In chapter 2 I examined the question of how we represent and remember persons or personalities. A related and equally interesting question is how people remember and represent faces. Face recognition is of interest on both a practical, everyday level (e.g., “How is it that people remember faces from many years ago, and yet fail to recognize people whom they have just met?” or “Why do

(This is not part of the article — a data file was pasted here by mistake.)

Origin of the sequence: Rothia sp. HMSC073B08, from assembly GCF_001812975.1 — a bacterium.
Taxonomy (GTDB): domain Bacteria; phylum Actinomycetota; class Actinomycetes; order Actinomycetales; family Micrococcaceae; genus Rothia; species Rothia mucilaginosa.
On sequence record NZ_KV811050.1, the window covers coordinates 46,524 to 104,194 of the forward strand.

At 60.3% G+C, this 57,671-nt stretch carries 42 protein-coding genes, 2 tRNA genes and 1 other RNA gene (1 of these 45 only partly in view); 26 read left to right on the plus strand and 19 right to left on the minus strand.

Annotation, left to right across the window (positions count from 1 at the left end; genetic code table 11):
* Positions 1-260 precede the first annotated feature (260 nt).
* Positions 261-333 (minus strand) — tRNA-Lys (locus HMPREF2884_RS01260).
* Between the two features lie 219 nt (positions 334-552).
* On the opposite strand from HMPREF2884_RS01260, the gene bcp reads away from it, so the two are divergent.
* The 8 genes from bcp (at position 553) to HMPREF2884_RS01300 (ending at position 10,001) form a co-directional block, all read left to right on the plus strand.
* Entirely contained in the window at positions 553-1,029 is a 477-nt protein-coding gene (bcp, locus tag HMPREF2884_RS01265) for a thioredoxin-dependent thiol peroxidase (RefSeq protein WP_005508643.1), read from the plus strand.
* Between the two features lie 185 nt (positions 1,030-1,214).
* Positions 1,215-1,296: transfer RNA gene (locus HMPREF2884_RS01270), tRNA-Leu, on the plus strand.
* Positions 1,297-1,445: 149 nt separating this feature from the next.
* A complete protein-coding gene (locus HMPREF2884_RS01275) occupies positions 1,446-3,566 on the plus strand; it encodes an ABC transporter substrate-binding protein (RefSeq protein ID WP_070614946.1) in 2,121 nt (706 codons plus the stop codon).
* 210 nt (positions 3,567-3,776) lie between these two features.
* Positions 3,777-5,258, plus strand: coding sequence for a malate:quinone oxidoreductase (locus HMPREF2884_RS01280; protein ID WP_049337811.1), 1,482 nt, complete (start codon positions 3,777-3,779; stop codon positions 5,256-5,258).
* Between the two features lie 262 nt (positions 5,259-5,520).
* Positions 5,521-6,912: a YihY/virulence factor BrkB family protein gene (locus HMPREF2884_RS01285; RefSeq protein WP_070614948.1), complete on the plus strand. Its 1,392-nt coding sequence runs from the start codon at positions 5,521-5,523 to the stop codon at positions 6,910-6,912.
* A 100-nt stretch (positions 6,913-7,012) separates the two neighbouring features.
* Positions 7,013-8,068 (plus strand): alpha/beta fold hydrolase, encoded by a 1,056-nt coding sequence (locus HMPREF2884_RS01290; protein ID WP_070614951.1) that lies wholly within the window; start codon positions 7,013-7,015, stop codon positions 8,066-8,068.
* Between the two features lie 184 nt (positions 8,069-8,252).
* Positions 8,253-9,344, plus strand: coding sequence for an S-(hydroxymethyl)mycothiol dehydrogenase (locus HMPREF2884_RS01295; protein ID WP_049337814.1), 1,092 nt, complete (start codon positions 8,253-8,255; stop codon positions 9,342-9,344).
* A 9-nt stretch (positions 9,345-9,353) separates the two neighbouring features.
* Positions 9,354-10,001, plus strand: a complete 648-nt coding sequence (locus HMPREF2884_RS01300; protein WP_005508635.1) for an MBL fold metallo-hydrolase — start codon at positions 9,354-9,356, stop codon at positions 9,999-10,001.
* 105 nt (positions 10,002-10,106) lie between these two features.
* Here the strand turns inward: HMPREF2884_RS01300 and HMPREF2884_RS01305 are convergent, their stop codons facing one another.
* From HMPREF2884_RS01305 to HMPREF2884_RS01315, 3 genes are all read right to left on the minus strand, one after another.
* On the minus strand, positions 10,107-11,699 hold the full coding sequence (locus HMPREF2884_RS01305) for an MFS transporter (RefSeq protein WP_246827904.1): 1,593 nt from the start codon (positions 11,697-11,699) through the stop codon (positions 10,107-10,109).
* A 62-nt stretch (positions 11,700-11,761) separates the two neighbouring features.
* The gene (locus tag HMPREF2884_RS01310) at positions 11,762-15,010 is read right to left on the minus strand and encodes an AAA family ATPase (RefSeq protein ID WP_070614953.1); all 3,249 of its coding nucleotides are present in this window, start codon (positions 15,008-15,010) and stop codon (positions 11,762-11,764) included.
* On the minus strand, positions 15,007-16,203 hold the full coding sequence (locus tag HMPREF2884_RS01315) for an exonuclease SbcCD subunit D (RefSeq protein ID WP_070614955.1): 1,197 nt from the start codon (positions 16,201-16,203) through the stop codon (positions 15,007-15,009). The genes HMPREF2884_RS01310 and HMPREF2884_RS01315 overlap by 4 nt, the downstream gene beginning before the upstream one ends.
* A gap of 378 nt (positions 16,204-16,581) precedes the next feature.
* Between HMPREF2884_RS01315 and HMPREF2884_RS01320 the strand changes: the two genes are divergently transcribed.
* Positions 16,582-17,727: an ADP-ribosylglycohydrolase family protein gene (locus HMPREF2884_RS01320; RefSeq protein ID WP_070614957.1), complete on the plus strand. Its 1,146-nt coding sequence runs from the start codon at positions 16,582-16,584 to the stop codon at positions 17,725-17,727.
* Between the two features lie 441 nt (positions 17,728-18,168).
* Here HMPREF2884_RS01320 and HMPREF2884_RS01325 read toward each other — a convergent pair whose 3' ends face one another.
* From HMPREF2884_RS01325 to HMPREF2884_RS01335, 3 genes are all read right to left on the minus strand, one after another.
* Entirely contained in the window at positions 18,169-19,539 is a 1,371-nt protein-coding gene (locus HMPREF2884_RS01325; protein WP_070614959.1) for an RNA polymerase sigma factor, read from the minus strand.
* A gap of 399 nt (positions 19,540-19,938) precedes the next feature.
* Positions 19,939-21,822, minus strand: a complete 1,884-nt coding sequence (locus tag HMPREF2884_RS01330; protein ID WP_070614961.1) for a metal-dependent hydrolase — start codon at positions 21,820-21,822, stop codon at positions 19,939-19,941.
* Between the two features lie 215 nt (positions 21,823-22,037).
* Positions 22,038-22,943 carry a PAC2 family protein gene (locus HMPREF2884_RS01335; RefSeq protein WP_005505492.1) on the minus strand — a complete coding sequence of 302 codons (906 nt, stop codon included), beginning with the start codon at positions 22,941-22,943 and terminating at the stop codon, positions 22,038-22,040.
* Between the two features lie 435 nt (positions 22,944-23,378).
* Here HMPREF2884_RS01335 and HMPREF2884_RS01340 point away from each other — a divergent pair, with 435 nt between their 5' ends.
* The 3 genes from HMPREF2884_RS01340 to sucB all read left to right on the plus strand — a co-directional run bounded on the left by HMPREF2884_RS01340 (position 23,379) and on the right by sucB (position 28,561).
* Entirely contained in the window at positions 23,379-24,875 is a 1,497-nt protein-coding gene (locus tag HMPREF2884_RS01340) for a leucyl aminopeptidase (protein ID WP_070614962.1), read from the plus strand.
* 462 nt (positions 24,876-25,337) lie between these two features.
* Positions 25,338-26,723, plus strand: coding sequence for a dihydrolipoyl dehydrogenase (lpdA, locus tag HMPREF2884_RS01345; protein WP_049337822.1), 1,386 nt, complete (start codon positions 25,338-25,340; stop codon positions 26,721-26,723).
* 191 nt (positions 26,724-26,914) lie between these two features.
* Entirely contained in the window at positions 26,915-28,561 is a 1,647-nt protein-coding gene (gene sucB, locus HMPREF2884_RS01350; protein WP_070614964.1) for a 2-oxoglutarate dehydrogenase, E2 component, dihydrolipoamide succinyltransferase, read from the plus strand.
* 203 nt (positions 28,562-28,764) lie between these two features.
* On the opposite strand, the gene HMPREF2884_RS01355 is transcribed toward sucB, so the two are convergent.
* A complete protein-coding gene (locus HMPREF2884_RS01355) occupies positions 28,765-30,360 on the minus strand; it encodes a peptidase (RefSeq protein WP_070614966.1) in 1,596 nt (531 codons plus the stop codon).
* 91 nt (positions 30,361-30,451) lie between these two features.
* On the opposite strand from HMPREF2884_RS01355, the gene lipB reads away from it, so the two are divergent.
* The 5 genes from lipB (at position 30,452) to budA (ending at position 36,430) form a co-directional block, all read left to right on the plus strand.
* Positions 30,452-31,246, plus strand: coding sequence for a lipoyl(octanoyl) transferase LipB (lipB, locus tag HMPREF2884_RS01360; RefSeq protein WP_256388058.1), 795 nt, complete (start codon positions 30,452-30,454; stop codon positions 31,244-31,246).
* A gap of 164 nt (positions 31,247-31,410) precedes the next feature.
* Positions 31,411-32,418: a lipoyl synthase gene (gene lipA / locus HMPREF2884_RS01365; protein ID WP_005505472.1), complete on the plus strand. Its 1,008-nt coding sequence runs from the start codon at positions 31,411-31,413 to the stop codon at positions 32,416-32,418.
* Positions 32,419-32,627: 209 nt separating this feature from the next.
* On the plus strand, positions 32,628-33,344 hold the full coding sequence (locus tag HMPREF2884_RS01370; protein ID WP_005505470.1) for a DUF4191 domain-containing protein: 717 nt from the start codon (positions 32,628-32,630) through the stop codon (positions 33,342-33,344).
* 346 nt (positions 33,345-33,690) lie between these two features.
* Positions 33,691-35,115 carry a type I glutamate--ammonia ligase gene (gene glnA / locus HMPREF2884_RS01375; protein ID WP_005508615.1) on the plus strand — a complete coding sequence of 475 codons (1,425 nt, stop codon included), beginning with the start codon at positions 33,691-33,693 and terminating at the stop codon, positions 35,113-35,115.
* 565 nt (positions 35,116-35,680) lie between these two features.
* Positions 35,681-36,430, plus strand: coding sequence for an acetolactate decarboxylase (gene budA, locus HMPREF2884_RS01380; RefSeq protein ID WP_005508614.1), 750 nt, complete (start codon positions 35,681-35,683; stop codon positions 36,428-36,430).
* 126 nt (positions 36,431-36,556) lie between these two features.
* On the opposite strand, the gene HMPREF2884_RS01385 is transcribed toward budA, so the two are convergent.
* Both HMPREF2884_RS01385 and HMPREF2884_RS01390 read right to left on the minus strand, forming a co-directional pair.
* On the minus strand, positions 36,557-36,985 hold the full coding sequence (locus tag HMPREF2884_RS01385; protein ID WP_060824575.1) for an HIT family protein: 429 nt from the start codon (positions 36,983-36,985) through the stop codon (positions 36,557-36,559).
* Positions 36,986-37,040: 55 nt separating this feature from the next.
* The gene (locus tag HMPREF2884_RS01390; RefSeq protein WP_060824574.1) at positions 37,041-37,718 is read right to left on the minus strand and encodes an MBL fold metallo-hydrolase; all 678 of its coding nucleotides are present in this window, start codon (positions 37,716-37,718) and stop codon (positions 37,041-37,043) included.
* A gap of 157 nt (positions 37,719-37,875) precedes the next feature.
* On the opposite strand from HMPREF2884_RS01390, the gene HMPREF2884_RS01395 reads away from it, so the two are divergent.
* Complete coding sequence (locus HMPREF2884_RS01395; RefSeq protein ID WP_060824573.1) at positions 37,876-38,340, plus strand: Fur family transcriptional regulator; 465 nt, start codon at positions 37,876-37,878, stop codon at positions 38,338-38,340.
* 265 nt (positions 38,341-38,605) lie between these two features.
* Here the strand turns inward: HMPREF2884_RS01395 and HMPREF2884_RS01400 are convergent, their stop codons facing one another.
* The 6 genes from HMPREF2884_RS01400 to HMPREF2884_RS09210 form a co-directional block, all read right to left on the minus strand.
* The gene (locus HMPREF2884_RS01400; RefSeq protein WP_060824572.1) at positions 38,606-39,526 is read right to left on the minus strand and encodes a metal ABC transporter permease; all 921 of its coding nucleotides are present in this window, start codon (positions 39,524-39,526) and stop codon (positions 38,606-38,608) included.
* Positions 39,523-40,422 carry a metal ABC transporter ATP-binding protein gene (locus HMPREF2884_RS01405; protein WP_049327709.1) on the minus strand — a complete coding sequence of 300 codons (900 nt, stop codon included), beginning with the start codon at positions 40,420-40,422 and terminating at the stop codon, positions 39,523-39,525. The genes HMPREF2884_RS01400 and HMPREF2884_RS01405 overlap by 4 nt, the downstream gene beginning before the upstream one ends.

people have trouble recognizing familiar persons in unfamiliar contexts?”) and a theoretical one (e.g., “How do individuals represent familiar vs. unfamiliar faces differently?”). Research on this topic also has significant implications for areas such as forensic psychology and computerized face recognition.